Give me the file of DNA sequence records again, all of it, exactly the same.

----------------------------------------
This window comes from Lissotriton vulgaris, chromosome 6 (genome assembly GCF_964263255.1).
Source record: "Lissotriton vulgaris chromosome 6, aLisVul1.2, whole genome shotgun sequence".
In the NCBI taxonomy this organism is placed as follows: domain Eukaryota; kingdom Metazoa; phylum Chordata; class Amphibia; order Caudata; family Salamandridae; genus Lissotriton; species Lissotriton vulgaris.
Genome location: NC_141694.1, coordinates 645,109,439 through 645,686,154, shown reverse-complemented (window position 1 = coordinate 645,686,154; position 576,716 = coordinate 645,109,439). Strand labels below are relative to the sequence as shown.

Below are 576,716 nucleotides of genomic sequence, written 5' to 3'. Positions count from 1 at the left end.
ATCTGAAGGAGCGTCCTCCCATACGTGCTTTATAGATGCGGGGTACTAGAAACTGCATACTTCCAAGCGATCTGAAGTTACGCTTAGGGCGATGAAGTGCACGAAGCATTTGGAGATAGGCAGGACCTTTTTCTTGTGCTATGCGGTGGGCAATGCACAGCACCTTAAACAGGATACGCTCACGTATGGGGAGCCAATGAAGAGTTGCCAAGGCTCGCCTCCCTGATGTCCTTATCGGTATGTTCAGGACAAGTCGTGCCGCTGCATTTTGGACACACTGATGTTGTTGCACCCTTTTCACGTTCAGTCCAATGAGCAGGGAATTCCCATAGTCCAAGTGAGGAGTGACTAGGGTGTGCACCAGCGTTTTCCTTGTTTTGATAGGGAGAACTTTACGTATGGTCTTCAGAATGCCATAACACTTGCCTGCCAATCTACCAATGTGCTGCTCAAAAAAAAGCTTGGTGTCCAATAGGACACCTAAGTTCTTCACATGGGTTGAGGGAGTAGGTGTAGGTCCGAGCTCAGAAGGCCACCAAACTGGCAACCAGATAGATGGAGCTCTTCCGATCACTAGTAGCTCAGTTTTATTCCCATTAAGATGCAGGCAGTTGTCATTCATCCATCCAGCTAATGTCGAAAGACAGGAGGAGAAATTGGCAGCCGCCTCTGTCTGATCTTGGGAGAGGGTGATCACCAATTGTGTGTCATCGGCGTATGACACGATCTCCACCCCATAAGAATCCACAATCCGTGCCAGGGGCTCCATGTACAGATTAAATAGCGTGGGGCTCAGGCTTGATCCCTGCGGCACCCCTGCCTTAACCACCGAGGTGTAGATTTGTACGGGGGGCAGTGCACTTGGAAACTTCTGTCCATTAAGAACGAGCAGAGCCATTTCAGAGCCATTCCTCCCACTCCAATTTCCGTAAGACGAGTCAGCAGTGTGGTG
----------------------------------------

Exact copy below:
This window comes from Lissotriton vulgaris, chromosome 6 (genome assembly GCF_964263255.1).
Source record: "Lissotriton vulgaris chromosome 6, aLisVul1.2, whole genome shotgun sequence".
In the NCBI taxonomy this organism is placed as follows: domain Eukaryota; kingdom Metazoa; phylum Chordata; class Amphibia; order Caudata; family Salamandridae; genus Lissotriton; species Lissotriton vulgaris.
Genome location: NC_141694.1, coordinates 645,109,439 through 645,686,154, shown reverse-complemented (window position 1 = coordinate 645,686,154; position 576,716 = coordinate 645,109,439). Strand labels below are relative to the sequence as shown.

Below are 576,716 nucleotides of genomic sequence, written 5' to 3'. Positions count from 1 at the left end.
ATCTGAAGGAGCGTCCTCCCATACGTGCTTTATAGATGCGGGGTACTAGAAACTGCATACTTCCAAGCGATCTGAAGTTACGCTTAGGGCGATGAAGTGCACGAAGCATTTGGAGATAGGCAGGACCTTTTTCTTGTGCTATGCGGTGGGCAATGCACAGCACCTTAAACAGGATACGCTCACGTATGGGGAGCCAATGAAGAGTTGCCAAGGCTCGCCTCCCTGATGTCCTTATCGGTATGTTCAGGACAAGTCGTGCCGCTGCATTTTGGACACACTGATGTTGTTGCACCCTTTTCACGTTCAGTCCAATGAGCAGGGAATTCCCATAGTCCAAGTGAGGAGTGACTAGGGTGTGCACCAGCGTTTTCCTTGTTTTGATAGGGAGAACTTTACGTATGGTCTTCAGAATGCCATAACACTTGCCTGCCAATCTACCAATGTGCTGCTCAAAAAAAAGCTTGGTGTCCAATAGGACACCTAAGTTCTTCACATGGGTTGAGGGAGTAGGTGTAGGTCCGAGCTCAGAAGGCCACCAAACTGGCAACCAGATAGATGGAGCTCTTCCGATCACTAGTAGCTCAGTTTTATTCCCATTAAGATGCAGGCAGTTGTCATTCATCCATCCAGCTAATGTCGAAAGACAGGAGGAGAAATTGGCAGCCGCCTCTGTCTGATCTTGGGAGAGGGTGATCACCAATTGTGTGTCATCGGCGTATGACACGATCTCCACCCCATAAGAATCCACAATCCGTGCCAGGGGCTCCATGTACAGATTAAATAGCGTGGGGCTCAGGCTTGATCCCTGCGGCACCCCTGCCTTAACCACCGAGGTGTAGATTTGTACGGGGGGCAGTGCACTTGGAAACTTCTGTCCATTAAGAACGAGCAGAGCCATTTCAGAGCCATTCCTCCCACTCCAATTTCCGTAAGACGAGTCAGCAGTGTGGTG